Hon Hai is planning to diversify its business away from producing Apple devices by signing an agreement with Indonesia to make and sell handsets in that country, reports Reuters.
A Hon Hai spokesman said that the company, which derives about 60 to 70 percent of its revenue from manufacturing work for Apple, hopes to sign the agreement next month. Hon Hai, the parent company of Foxconn, is one of Apple’s largest suppliers.
The Taiwanese company joins other manufacturers looking to make their business less dependent on Apple contracts as the Cupertino company’s growth slows. Earlier this month, Hon Hai reported a decrease of 19 percent in 1Q sales, due in large part to falling demand for iPhones. Another heavily Apple-dependent manufacturer, Cirrus Logic, has said that it is trying to diversify its customer base and is now shipping to several mobile phone manufacturers. Fellow Apple chip maker SK Hynix may start selling to Samsung, a deal that could help the Korean tech giant avoid supply disruptions for its Galaxy S4 smartphone, a key iPhone rival.
Hon Hai spokesman Simon Hsing told Reuters that the company is currently in talks with several Indonesian phone companies and will finalize the details of its investment and partnership agreements after securing a memorandum of understanding (MOU) with the government.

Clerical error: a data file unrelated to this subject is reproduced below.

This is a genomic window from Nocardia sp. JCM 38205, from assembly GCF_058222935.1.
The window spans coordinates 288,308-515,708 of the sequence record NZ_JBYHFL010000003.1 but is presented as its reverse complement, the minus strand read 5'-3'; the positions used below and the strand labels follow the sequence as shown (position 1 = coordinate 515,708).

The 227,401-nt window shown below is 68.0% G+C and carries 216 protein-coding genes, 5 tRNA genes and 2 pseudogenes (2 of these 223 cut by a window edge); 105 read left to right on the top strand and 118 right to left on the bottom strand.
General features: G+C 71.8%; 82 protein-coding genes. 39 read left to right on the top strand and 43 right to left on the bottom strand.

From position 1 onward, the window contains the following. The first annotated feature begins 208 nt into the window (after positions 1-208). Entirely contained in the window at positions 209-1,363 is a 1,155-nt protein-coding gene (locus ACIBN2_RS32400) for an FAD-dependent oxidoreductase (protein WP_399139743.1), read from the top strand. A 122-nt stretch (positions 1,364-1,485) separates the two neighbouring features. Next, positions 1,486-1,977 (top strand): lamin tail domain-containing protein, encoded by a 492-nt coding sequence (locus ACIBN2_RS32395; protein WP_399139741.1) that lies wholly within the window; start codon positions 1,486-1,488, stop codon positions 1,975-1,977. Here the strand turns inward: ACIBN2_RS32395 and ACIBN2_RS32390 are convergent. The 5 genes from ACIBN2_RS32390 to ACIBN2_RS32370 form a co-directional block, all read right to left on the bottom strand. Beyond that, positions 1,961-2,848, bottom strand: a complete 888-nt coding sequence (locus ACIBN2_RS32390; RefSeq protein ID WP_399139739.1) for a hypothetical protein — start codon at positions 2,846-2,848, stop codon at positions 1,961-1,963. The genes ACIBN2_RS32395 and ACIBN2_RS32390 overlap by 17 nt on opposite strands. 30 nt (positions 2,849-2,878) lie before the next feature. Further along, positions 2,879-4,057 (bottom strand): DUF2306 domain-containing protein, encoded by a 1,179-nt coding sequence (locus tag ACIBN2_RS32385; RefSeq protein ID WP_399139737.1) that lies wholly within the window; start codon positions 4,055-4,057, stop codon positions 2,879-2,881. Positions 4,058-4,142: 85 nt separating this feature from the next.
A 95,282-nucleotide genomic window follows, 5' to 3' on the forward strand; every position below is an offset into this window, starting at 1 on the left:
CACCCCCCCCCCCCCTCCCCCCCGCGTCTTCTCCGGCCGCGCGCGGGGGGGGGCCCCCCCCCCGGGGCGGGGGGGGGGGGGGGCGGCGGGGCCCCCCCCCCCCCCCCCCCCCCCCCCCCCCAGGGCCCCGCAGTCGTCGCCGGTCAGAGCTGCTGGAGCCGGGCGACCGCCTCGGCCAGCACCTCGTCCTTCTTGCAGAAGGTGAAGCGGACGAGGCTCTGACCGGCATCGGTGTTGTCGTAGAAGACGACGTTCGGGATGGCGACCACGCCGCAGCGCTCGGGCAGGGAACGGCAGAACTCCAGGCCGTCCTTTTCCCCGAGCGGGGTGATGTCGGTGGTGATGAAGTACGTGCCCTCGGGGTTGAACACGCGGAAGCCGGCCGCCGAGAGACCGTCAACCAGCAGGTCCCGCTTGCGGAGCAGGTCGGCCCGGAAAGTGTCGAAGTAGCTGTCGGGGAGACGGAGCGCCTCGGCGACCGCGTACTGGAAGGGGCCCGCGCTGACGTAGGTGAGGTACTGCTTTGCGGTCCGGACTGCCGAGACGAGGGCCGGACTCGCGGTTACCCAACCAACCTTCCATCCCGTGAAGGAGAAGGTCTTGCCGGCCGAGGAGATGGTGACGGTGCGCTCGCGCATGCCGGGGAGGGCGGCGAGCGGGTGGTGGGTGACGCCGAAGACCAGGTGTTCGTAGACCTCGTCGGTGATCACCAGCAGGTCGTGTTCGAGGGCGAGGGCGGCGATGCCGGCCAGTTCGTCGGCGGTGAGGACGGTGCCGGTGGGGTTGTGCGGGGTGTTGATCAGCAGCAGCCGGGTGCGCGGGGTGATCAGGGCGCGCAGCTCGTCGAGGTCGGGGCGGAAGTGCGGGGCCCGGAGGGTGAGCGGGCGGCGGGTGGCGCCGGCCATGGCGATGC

Indonesian Trade Minister Gita Wirjawan has previously stated that Hon Hai’s investment would be between $5 billion and $10 billion, and that it would build a factory near Jakarta to assemble 3 million handsets a year. Hon Hai won’t export phones from Indonesia or manufacture Apple products there. Instead, it will make devices for local brands and sell them domestically.
Latching onto Indonesia is a savvy move for Hon Hai because the nation’s growing economy will be driven in large part by the tech industry. Hsing said that the phone market in Indonesia is worth $2.4 billion. According to a recent IDC report, IT spending in Indonesia is forecasted to reach $15.8 billion this year. Furthermore, up to 70 percent of Indonesia’s population is working age–in other words, they are the people who will drive spending on consumer tech.